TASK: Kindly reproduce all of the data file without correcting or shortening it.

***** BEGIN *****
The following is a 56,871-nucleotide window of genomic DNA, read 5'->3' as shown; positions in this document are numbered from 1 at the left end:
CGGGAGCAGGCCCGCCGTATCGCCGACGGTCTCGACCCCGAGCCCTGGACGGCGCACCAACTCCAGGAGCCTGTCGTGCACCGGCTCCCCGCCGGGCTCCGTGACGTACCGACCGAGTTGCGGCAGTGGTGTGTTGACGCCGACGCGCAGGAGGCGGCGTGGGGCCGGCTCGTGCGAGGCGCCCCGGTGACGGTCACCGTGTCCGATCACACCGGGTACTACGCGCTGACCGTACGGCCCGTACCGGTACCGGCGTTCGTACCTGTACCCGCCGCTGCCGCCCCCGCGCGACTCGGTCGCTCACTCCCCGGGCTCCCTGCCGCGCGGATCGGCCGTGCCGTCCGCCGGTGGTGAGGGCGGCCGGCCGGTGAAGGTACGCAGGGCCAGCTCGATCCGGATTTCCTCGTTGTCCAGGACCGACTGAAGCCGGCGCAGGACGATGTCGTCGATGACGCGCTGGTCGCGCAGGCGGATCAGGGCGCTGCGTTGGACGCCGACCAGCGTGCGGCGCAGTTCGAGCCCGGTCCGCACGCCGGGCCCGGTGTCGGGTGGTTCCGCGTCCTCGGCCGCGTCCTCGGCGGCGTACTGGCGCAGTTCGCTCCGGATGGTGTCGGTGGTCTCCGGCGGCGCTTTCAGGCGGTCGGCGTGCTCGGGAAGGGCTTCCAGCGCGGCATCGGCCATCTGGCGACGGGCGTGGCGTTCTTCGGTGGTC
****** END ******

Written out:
The following is a 56,871-nucleotide window of genomic DNA, read 5'->3' as shown; positions in this document are numbered from 1 at the left end:
CGGGAGCAGGCCCGCCGTATCGCCGACGGTCTCGACCCCGAGCCCTGGACGGCGCACCAACTCCAGGAGCCTGTCGTGCACCGGCTCCCCGCCGGGCTCCGTGACGTACCGACCGAGTTGCGGCAGTGGTGTGTTGACGCCGACGCGCAGGAGGCGGCGTGGGGCCGGCTCGTGCGAGGCGCCCCGGTGACGGTCACCGTGTCCGATCACACCGGGTACTACGCGCTGACCGTACGGCCCGTACCGGTACCGGCGTTCGTACCTGTACCCGCCGCTGCCGCCCCCGCGCGACTCGGTCGCTCACTCCCCGGGCTCCCTGCCGCGCGGATCGGCCGTGCCGTCCGCCGGTGGTGAGGGCGGCCGGCCGGTGAAGGTACGCAGGGCCAGCTCGATCCGGATTTCCTCGTTGTCCAGGACCGACTGAAGCCGGCGCAGGACGATGTCGTCGATGACGCGCTGGTCGCGCAGGCGGATCAGGGCGCTGCGTTGGACGCCGACCAGCGTGCGGCGCAGTTCGAGCCCGGTCCGCACGCCGGGCCCGGTGTCGGGTGGTTCCGCGTCCTCGGCCGCGTCCTCGGCGGCGTACTGGCGCAGTTCGCTCCGGATGGTGTCGGTGGTCTCCGGCGGCGCTTTCAGGCGGTCGGCGTGCTCGGGAAGGGCTTCCAGCGCGGCATCGGCCATCTGGCGACGGGCGTGGCGTTCTTCGGTGGTC